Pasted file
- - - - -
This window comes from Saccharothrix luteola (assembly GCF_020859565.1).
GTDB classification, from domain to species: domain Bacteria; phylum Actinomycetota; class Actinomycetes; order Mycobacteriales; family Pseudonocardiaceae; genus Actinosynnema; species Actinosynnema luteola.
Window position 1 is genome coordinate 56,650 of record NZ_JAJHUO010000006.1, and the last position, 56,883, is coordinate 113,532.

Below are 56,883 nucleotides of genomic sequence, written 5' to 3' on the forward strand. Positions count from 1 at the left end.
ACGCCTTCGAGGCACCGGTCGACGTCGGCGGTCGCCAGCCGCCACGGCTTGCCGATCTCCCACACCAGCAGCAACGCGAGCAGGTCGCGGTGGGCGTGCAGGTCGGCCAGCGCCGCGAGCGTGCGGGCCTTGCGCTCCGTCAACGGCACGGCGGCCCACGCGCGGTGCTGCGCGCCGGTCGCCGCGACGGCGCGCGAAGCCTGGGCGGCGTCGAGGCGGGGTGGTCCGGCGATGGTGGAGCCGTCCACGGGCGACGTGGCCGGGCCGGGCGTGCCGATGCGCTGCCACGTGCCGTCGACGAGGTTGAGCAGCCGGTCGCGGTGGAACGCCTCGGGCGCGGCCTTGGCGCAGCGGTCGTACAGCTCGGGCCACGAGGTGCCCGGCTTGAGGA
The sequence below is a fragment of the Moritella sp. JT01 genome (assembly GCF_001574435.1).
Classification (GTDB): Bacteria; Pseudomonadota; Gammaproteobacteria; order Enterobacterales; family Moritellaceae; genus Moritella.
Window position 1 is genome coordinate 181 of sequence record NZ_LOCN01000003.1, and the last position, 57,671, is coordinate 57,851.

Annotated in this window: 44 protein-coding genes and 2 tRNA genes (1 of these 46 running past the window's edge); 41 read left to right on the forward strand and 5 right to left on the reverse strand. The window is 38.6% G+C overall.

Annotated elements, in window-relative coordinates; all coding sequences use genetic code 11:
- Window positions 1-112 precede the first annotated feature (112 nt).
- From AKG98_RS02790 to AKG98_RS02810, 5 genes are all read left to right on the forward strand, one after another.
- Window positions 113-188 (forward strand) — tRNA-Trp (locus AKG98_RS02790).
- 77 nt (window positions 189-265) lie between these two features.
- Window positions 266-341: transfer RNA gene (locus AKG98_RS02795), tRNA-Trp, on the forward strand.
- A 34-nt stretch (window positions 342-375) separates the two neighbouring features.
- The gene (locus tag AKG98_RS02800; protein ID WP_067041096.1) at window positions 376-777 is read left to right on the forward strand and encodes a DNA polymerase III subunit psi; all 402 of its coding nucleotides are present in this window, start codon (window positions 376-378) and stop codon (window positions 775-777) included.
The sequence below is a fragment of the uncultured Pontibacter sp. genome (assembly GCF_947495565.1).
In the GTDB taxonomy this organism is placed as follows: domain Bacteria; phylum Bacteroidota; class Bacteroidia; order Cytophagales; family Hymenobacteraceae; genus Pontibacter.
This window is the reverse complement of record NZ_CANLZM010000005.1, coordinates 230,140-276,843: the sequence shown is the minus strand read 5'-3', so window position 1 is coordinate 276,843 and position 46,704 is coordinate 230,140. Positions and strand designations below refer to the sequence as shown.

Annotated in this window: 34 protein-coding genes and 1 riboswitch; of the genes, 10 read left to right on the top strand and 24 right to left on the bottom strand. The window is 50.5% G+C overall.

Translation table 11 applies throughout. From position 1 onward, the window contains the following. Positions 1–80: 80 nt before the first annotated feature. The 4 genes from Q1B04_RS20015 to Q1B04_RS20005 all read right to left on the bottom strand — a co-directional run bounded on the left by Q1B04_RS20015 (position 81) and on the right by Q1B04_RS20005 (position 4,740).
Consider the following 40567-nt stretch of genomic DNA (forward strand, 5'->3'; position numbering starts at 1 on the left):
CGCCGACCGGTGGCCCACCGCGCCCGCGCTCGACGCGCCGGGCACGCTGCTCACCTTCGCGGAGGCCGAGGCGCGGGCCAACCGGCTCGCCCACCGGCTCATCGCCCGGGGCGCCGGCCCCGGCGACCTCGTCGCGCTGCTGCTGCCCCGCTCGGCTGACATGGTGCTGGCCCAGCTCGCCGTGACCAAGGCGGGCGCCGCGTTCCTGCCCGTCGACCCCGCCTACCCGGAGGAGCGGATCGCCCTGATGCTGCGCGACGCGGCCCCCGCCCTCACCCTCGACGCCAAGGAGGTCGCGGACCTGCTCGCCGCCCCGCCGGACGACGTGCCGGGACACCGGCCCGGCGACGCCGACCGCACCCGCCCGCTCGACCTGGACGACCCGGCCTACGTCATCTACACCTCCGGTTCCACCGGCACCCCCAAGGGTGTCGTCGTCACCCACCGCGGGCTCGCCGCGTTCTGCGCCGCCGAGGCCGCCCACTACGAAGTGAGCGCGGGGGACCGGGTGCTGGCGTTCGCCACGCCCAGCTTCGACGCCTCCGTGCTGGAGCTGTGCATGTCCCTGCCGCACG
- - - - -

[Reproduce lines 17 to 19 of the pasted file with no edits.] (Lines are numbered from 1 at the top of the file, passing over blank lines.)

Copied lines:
- The gene (locus tag AKG98_RS02800; protein ID WP_067041096.1) at window positions 376-777 is read left to right on the forward strand and encodes a DNA polymerase III subunit psi; all 402 of its coding nucleotides are present in this window, start codon (window positions 376-378) and stop codon (window positions 775-777) included.
The sequence below is a fragment of the uncultured Pontibacter sp. genome (assembly GCF_947495565.1).
In the GTDB taxonomy this organism is placed as follows: domain Bacteria; phylum Bacteroidota; class Bacteroidia; order Cytophagales; family Hymenobacteraceae; genus Pontibacter.